A rock pile ceases to be a rock pile the moment a single man contemplates it, bearing within him the image of a cathedral.

    ~Antoine de Saint-Exupery

  5. #15
    Ian Grant's Avatar
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    Gerald, you mention D23, have you tried D25 ? As you know it's the same except it has Sodium Metabisulphite.

    At a lower level it would have less affect on the pH, but still act as a preservative.

    Ian

  6. #16

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    Isn't it Sodium Bisulphite (Bisulfite) in D-25?

  7. #17
    Ian Grant's Avatar
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    Quote Originally Posted by Michael R 1974 View Post
    Isn't it Sodium Bisulphite (Bisulfite) in D-25?
    Depends which company publishes the formula, EK use Bisulphite, Kodak Ltd Metabisulphite. it more about the purity of the Meatbisulphite it seems to be manufactured differently in Europe, Kodak Bisulphite is a lower grade mixture of Bisulphite and Metabisulphite.

    In some formula the differences are not so important but as a preservative then it becomes more critical.

    I used Metabisulphite industrially and there was a significant difference, JT Baker produce and sell both, and the usage depends on how strong an anti oxidant is needed.

    Ian

  8. #18

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    Sodium metabisulfite Na2S2O5 can be thought of as a chemical container for sulfur dioxide. When added to water 1 mole reacts with 1 mole of water to form two moles of sodium hydrogen sulfite (sodium bisulfite). It is used because it is more stable as a solid than sodium bisulfite. The most common form of sodium bisulfite is therefore a near saturated solution known commonly as bisulfite lye.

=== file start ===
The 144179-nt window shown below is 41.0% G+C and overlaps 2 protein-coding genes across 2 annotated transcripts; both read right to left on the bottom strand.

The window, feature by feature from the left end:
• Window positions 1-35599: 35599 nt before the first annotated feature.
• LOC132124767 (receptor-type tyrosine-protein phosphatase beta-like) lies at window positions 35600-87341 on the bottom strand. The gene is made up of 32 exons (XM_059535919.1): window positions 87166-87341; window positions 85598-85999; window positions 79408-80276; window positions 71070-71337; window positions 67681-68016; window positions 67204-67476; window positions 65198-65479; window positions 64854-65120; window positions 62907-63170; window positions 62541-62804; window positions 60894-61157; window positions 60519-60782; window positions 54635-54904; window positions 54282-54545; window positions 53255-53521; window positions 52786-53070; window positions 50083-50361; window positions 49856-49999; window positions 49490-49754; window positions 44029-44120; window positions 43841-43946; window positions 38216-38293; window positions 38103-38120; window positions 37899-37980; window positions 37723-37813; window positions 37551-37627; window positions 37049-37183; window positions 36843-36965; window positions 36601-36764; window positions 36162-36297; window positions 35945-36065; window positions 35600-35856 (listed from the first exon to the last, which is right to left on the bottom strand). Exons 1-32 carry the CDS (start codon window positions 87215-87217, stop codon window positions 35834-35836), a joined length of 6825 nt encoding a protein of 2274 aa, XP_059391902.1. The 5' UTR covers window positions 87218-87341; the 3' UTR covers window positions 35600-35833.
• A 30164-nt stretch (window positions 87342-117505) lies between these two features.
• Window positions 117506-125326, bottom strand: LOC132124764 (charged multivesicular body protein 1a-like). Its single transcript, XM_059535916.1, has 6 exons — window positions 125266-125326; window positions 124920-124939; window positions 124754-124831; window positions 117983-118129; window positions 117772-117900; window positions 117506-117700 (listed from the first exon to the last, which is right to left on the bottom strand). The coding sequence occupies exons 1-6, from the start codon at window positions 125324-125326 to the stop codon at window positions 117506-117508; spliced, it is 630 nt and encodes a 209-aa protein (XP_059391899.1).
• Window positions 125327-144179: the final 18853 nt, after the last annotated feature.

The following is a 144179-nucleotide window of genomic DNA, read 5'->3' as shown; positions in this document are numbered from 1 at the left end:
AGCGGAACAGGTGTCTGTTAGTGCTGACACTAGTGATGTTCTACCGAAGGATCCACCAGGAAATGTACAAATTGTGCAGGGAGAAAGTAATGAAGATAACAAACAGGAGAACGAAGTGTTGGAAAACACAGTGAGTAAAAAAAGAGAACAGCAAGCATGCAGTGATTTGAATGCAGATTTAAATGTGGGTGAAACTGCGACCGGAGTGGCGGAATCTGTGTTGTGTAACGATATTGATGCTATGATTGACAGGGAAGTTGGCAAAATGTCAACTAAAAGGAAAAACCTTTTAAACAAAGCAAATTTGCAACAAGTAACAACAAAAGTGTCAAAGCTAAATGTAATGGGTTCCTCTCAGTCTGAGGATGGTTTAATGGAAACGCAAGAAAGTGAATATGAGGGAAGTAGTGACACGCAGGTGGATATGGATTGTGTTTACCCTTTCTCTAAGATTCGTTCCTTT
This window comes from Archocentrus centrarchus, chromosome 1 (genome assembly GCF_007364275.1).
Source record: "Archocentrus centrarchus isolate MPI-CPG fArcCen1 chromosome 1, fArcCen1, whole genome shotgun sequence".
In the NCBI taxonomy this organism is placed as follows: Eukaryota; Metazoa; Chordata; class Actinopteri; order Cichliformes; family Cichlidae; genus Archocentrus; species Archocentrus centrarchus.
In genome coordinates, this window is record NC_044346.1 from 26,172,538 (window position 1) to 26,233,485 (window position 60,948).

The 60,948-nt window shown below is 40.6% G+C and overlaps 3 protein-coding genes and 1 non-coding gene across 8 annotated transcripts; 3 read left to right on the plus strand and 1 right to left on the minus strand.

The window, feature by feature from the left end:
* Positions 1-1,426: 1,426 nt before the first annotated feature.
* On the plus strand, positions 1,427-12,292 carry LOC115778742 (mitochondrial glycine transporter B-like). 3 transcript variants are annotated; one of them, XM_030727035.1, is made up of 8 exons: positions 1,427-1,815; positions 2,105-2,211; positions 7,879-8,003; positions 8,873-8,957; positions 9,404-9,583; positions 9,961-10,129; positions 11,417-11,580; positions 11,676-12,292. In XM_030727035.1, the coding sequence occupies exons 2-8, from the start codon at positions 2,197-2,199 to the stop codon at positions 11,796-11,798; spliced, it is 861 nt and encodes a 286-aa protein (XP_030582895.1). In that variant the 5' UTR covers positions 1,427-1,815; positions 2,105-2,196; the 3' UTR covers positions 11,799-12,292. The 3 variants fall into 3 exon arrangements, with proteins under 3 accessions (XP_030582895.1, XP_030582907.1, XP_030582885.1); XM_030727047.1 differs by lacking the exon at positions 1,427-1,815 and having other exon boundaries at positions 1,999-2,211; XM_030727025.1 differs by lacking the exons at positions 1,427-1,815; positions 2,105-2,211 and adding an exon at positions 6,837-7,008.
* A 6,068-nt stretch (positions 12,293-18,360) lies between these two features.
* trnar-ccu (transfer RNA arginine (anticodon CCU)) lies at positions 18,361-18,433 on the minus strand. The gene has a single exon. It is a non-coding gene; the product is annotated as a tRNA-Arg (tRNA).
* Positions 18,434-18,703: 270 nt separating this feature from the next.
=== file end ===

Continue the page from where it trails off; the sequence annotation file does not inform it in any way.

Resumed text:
A rock pile ceases to be a rock pile the moment a single man contemplates it, bearing within him the image of a cathedral.

    ~Antoine de Saint-Exupery

  9. #19

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    Ian, I tried D-25 many, many years ago but the development times were just too long. In a replenished system there was also significant sludging. At a lower pH its keeping properties are probably better than those for D-23.
    Last edited by Gerald C Koch; 02-21-2013 at 06:39 PM. Click to view previous post history.
    A rock pile ceases to be a rock pile the moment a single man contemplates it, bearing within him the image of a cathedral.

    ~Antoine de Saint-Exupery

  10. #20

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    Quote Originally Posted by Gerald C Koch View Post
    This developer would also solve the OP's problem. It lasts a long time (years) and is cheap. You can use it as a one shot diluted just before use. Easy and no mixing involved.
    Thank you all for the discussion.

    Gerald, I don't have a problem. I've been a happy user of ID11 for many years and I go through 5 liters fairly quickly. I was just curious about the "problem" Anchell&Troop mention about D76 (i.e. rise in alkalinity and activity) and wondered whether there might be a solution. Personally, ID11 has always worked consistently for me.

    Recently I've started experimenting with home brews (simple MQ developers really) and after reading this: http://www.udmercy.edu/crna/agm/phenvitc.htm and seeing how the activity of commercial D76 remained fairly consistent over many months, I concluded that Kodak must have changed something in the original formula for improved consistency. So, if I *did* use the original formula, would I run into the "problem" said to be discovered by Haist in the 1920's and discussed by Anchell&Troop, was the motivation for my initial question.

    Regards